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AUTOBIOGRAPHY OF A PENNSYLVANIAN

Pennypacker, Samuel

Published by John Winston Co, New York, 1918
Condition: Very Good Hardcover
From American Political Biography (Newtown, CT, U.S.A.)

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Governor Pennypacker garnered the most intense acrimony from the Philadelphia press of any governor in Pennsylvania 's history. The Progressive Era gave birth to many journalists who sought to expose corruption, for whom President Roosevelt coined the term "muckrakers." Pennypacker immediately drew vicious attacks in the press. After the state capitol building burned down in 1897, the General Assembly, during the administration of Governor Stone, appropriated four million dollars in funds to rebuild, not including furnishings. On October 4, 1906, the new building, rivaling the nation's capitol building, with a dome resembling St. Peter's Basilica in the Vatican, was dedicated and described by Pennypacker as "the most elaborate and complicated constructive work ever undertaken by the state." Pennypacker believed that a grand and opulent public building would exalt Pennsylvania 's status as the Keystone State. The building was completed on time and within the budget. However, Democratic State Treasurer William Berry discovered that, although $900,000 additional was appropriated for furnishings, flooring and ceilings, oak wainscoting, and artwork, the actual additional unappropriated cost was $7.7 million. There were overcharges for purchases using questionable methods of computing costs. After an investigation, convictions on charges of conspiracy and false pretense were obtained against architect Joseph Huston, lead contractor John Sanderson, former Auditor General William P. Snyder, and former State Treasurer William L. Mathues. Governor Pennypacker was not indicted nor did the public perceive the governor as being dishonest. Pennypacker also pointed out that the Commonwealth did not raise taxes or go into debt and that other great buildings less grand than the capitol took longer to build and were much more costly. The capitol today remains an important architectural landmark of Pennsylvania, drawing admiring visitors from around the world. Following his term in office, Pennypacker opened a law office in Philadelphia and wrote extensively, including his autobiography and his commentary on the Capitol Building scandal. Bookseller Inventory # 000162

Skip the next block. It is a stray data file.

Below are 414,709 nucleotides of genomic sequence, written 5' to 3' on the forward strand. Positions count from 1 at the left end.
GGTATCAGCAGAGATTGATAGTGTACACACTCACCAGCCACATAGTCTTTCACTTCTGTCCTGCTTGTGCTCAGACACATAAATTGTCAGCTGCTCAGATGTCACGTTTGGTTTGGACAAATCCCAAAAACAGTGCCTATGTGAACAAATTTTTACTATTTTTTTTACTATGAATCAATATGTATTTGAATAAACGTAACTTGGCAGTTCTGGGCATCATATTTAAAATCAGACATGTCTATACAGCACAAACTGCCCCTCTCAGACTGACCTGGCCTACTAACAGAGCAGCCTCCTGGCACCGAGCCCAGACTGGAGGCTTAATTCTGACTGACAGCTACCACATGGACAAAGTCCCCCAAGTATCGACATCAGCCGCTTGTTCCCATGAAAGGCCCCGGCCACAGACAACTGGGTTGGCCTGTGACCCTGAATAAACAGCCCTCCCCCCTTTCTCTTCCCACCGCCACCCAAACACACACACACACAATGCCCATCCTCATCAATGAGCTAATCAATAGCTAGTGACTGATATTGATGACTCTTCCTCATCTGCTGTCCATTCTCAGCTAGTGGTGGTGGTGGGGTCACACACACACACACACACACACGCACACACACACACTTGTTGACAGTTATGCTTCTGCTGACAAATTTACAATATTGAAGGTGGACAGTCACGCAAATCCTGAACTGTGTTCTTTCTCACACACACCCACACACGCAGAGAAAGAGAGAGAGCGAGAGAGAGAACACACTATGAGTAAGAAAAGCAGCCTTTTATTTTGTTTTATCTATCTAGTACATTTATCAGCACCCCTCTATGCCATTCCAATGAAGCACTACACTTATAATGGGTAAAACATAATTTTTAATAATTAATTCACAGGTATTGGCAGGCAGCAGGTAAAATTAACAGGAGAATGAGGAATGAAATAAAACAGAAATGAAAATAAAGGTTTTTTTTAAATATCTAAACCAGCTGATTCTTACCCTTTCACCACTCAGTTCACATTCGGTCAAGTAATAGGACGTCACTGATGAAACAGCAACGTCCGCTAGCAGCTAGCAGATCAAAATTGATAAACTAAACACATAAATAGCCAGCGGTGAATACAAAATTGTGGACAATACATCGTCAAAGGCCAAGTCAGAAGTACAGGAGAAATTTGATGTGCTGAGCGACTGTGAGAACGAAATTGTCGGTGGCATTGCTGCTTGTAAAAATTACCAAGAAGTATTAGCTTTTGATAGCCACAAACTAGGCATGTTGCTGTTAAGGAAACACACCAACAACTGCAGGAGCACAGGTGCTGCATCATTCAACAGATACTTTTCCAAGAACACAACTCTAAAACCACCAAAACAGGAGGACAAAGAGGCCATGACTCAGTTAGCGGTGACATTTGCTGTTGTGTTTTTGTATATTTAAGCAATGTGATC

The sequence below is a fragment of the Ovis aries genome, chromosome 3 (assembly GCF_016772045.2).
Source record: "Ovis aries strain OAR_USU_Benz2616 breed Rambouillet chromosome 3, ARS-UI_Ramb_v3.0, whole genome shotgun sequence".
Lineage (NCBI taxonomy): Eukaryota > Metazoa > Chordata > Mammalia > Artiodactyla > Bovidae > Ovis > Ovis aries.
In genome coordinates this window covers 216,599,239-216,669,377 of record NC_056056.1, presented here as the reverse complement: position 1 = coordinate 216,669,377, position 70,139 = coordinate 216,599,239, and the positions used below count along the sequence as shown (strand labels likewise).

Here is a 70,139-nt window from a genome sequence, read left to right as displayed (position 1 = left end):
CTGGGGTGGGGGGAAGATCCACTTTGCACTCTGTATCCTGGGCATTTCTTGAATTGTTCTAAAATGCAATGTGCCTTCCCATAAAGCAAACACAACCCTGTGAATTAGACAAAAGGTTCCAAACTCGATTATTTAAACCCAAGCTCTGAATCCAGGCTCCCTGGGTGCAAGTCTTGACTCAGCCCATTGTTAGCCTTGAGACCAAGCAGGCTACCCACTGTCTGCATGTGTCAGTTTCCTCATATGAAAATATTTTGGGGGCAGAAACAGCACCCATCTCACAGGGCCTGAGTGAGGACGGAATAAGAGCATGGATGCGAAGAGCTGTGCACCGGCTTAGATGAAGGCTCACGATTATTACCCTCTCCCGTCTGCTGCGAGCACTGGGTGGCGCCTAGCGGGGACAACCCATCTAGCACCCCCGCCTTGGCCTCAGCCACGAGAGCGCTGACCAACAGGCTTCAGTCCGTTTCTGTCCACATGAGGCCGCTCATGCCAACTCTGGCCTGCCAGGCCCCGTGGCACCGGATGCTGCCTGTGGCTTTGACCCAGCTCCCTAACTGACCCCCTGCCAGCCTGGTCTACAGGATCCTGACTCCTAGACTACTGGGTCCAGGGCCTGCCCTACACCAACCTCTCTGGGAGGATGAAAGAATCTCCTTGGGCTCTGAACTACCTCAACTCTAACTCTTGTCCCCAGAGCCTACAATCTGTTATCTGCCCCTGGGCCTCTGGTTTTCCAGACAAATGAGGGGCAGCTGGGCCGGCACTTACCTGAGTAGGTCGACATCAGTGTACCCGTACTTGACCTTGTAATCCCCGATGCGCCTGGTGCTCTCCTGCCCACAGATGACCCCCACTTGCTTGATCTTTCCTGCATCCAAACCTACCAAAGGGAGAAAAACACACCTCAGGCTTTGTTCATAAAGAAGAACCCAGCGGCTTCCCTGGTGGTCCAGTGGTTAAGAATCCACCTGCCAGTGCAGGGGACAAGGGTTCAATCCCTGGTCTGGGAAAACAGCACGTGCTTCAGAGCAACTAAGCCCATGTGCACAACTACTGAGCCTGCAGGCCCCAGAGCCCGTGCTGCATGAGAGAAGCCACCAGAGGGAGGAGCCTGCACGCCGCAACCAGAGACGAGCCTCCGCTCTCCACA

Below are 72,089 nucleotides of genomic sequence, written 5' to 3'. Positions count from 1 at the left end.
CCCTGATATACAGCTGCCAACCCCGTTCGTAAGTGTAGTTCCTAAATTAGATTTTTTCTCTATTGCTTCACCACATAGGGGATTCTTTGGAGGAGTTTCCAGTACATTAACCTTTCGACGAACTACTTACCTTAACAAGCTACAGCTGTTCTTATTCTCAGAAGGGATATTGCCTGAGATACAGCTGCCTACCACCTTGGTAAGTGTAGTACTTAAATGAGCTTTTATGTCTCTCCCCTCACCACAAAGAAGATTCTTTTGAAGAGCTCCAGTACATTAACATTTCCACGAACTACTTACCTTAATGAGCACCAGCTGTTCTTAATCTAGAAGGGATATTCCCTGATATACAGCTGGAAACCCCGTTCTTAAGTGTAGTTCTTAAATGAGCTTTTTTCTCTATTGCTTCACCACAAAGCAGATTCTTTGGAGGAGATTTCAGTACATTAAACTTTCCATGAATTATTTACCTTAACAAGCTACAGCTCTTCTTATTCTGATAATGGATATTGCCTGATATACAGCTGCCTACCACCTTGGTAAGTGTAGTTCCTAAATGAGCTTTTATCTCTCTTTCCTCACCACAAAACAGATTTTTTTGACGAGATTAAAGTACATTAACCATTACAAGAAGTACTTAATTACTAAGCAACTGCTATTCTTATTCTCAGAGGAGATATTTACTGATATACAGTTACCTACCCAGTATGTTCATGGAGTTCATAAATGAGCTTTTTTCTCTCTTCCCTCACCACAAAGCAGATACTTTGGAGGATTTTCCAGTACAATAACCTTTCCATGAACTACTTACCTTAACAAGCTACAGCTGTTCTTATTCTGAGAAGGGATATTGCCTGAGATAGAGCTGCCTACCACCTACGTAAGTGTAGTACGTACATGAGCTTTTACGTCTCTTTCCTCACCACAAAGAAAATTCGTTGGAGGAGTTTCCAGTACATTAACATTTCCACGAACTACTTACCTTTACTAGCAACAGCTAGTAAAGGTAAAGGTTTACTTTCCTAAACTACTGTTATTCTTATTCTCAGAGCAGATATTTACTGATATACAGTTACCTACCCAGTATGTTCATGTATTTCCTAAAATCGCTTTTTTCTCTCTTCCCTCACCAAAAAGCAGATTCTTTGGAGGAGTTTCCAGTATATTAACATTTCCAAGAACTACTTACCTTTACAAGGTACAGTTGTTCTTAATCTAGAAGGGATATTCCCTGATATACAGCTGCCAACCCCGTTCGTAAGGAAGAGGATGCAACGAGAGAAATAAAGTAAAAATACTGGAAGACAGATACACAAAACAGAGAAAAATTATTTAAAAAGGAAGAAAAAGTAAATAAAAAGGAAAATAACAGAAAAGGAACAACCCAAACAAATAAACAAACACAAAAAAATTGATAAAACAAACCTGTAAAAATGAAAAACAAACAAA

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Bibliographic Details

Title: AUTOBIOGRAPHY OF A PENNSYLVANIAN

Publisher: John Winston Co, New York

Publication Date: 1918

Binding: Cloth

Book Condition:Very Good

Dust Jacket Condition: No Jacket

Edition: First Edition.

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